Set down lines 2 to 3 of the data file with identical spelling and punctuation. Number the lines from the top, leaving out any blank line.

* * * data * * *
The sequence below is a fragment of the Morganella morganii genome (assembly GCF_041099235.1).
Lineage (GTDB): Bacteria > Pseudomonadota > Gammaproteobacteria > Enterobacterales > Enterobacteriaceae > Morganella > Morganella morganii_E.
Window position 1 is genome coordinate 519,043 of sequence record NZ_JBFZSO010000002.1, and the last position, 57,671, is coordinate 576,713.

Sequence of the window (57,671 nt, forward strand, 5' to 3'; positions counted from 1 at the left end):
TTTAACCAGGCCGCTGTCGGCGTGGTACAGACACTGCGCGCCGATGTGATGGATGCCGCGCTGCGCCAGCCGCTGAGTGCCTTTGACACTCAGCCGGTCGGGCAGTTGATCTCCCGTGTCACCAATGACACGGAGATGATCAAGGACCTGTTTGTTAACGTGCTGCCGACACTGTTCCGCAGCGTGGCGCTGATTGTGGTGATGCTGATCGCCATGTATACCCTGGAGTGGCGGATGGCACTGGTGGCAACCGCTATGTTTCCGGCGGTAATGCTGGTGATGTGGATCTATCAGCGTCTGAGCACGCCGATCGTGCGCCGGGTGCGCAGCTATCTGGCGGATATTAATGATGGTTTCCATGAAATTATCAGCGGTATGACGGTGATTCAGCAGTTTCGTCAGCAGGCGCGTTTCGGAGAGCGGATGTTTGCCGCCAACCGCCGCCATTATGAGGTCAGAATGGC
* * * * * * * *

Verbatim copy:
Lineage (GTDB): Bacteria > Pseudomonadota > Gammaproteobacteria > Enterobacterales > Enterobacteriaceae > Morganella > Morganella morganii_E.
Window position 1 is genome coordinate 519,043 of sequence record NZ_JBFZSO010000002.1, and the last position, 57,671, is coordinate 576,713.